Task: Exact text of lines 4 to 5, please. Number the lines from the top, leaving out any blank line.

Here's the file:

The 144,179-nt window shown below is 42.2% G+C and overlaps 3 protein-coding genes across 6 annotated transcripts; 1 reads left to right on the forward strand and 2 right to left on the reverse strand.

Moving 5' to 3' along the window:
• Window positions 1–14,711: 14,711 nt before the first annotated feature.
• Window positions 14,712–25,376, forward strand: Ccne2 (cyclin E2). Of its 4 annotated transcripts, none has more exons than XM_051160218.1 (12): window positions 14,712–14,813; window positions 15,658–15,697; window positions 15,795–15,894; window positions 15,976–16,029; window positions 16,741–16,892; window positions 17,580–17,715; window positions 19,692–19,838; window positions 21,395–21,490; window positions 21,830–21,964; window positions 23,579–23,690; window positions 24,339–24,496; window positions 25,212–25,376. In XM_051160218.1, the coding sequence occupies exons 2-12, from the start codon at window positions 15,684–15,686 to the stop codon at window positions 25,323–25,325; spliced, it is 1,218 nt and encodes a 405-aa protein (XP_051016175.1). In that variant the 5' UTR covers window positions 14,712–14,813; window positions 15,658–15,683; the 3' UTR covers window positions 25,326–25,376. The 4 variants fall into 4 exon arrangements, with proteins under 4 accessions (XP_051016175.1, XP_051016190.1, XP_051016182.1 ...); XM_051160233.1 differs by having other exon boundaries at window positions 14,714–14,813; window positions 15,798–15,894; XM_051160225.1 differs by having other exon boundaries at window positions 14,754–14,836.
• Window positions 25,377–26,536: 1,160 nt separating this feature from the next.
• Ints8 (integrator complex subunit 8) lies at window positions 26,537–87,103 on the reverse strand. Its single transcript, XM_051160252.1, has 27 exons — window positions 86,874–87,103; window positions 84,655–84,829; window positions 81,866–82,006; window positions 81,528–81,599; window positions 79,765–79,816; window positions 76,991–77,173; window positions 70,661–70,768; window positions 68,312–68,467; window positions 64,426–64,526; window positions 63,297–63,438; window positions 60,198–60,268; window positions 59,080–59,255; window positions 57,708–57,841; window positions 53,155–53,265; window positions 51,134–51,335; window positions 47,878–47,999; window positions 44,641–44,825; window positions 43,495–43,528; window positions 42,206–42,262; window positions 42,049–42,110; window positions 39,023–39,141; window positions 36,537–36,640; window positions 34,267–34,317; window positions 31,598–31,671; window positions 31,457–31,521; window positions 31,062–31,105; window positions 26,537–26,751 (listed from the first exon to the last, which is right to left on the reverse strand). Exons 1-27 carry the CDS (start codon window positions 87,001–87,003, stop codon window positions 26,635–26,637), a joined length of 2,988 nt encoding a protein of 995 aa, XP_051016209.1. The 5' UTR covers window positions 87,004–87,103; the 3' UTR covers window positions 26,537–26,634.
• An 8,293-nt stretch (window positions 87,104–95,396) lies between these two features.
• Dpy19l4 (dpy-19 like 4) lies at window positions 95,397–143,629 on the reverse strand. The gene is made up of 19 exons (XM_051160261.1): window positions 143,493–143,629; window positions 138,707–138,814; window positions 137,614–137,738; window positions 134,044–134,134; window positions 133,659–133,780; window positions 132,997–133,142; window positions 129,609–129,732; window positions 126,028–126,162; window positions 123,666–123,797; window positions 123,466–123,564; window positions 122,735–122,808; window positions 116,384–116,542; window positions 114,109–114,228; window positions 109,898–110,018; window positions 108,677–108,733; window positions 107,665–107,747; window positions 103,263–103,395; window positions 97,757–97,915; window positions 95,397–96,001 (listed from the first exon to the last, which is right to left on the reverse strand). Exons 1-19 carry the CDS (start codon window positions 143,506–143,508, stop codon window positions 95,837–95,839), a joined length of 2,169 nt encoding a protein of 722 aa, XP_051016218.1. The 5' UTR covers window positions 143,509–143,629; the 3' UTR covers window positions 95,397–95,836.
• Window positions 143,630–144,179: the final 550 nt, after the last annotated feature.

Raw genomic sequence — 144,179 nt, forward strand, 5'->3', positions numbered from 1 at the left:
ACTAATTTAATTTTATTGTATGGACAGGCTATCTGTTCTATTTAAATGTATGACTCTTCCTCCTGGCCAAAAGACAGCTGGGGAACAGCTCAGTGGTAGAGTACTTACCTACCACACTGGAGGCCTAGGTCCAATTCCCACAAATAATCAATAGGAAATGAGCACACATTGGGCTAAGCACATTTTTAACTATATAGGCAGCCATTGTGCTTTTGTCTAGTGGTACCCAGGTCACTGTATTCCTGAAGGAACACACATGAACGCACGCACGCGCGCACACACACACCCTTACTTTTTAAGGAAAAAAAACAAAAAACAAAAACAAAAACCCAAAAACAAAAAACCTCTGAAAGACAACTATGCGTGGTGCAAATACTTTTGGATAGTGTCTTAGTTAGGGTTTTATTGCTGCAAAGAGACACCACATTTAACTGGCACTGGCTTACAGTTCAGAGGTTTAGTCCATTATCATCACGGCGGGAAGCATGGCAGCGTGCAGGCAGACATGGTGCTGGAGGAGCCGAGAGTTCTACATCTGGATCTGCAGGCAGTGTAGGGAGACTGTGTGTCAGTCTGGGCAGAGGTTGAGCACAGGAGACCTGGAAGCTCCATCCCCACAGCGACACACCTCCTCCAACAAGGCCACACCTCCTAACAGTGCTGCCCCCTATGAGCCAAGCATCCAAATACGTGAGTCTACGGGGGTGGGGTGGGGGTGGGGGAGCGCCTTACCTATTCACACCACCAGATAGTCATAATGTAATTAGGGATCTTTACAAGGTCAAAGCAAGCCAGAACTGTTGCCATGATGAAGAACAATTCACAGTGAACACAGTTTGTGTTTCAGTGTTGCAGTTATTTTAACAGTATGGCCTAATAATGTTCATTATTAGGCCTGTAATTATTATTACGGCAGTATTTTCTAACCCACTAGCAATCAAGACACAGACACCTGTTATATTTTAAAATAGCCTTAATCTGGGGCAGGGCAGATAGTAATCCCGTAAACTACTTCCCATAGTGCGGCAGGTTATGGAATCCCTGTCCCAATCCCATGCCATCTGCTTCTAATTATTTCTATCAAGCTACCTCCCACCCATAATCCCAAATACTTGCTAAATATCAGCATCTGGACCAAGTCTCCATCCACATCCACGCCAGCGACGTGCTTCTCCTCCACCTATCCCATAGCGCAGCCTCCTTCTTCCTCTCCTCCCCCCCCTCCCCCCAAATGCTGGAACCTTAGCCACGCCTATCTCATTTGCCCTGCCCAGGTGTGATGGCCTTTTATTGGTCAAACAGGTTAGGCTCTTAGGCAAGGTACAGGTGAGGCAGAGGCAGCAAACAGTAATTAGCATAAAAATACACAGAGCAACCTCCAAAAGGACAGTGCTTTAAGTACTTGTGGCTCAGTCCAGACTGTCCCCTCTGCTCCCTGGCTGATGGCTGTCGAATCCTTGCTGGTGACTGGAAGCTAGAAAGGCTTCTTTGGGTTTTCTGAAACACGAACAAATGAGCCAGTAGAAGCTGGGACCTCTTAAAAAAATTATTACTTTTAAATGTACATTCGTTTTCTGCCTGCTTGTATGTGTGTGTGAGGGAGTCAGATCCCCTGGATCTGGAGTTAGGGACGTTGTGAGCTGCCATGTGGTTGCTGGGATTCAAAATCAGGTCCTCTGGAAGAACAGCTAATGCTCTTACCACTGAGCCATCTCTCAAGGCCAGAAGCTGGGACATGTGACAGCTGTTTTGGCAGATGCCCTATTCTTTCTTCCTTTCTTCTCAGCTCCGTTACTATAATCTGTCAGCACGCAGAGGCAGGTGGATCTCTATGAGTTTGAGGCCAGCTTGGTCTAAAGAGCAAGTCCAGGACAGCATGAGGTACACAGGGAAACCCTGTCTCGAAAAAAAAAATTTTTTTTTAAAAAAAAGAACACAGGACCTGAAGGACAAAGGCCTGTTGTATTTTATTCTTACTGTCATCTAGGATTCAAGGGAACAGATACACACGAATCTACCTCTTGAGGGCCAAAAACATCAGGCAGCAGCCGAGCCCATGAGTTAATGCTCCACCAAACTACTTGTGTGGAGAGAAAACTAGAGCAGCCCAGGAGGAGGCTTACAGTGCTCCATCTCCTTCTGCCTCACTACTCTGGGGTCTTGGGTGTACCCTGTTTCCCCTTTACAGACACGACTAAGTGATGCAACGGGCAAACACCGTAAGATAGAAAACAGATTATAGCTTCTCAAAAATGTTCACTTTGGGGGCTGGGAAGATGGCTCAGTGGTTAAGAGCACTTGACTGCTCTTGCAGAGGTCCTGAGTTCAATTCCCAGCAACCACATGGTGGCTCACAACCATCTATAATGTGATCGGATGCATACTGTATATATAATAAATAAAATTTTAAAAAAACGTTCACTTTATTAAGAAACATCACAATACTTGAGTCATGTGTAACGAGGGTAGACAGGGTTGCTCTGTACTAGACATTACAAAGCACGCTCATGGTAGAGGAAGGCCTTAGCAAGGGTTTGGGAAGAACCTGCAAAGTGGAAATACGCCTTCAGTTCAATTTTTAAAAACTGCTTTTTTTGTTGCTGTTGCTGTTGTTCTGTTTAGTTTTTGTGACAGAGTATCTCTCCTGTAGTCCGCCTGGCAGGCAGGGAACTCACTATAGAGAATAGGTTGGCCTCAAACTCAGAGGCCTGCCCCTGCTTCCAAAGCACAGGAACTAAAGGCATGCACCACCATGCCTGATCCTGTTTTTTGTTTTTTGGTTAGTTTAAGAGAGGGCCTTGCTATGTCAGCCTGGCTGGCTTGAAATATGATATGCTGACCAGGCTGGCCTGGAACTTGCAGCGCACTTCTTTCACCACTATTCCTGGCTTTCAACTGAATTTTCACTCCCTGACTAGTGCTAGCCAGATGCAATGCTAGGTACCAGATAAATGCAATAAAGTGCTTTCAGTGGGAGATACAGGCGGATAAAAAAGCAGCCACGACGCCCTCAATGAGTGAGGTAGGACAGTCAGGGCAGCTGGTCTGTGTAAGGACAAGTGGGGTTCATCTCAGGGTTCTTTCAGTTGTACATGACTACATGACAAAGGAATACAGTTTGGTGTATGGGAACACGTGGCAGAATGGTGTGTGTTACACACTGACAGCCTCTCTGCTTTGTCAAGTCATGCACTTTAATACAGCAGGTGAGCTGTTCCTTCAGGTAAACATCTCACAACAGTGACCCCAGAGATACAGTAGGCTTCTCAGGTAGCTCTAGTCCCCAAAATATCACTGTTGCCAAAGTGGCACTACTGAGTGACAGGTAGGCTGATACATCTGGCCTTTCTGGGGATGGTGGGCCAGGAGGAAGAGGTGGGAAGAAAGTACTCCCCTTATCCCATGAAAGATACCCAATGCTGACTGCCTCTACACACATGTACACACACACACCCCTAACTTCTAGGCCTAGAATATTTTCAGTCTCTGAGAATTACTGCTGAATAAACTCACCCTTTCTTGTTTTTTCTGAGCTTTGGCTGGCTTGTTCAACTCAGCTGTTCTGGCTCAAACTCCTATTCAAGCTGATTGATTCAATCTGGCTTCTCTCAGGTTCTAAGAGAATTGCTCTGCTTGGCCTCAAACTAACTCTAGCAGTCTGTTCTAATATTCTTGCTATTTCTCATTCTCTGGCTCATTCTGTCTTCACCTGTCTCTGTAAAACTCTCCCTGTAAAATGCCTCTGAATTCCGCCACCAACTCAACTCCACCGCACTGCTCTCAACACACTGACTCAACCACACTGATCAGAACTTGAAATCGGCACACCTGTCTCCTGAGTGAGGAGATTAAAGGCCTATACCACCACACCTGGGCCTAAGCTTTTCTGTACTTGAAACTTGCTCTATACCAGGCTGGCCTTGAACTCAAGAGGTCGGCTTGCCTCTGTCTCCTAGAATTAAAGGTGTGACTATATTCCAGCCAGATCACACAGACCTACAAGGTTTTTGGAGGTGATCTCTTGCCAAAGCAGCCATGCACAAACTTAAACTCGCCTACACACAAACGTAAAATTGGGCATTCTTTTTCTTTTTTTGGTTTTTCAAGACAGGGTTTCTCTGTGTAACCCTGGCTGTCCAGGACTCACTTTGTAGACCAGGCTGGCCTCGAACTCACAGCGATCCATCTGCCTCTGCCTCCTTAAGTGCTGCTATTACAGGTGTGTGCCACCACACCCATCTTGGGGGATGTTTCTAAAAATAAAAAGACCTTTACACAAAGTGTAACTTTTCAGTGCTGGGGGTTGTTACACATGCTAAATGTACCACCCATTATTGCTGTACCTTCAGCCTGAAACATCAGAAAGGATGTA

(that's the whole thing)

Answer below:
• Window positions 14,712–25,376, forward strand: Ccne2 (cyclin E2). Of its 4 annotated transcripts, none has more exons than XM_051160218.1 (12): window positions 14,712–14,813; window positions 15,658–15,697; window positions 15,795–15,894; window positions 15,976–16,029; window positions 16,741–16,892; window positions 17,580–17,715; window positions 19,692–19,838; window positions 21,395–21,490; window positions 21,830–21,964; window positions 23,579–23,690; window positions 24,339–24,496; window positions 25,212–25,376. In XM_051160218.1, the coding sequence occupies exons 2-12, from the start codon at window positions 15,684–15,686 to the stop codon at window positions 25,323–25,325; spliced, it is 1,218 nt and encodes a 405-aa protein (XP_051016175.1). In that variant the 5' UTR covers window positions 14,712–14,813; window positions 15,658–15,683; the 3' UTR covers window positions 25,326–25,376. The 4 variants fall into 4 exon arrangements, with proteins under 4 accessions (XP_051016175.1, XP_051016190.1, XP_051016182.1 ...); XM_051160233.1 differs by having other exon boundaries at window positions 14,714–14,813; window positions 15,798–15,894; XM_051160225.1 differs by having other exon boundaries at window positions 14,754–14,836.
• Window positions 25,377–26,536: 1,160 nt separating this feature from the next.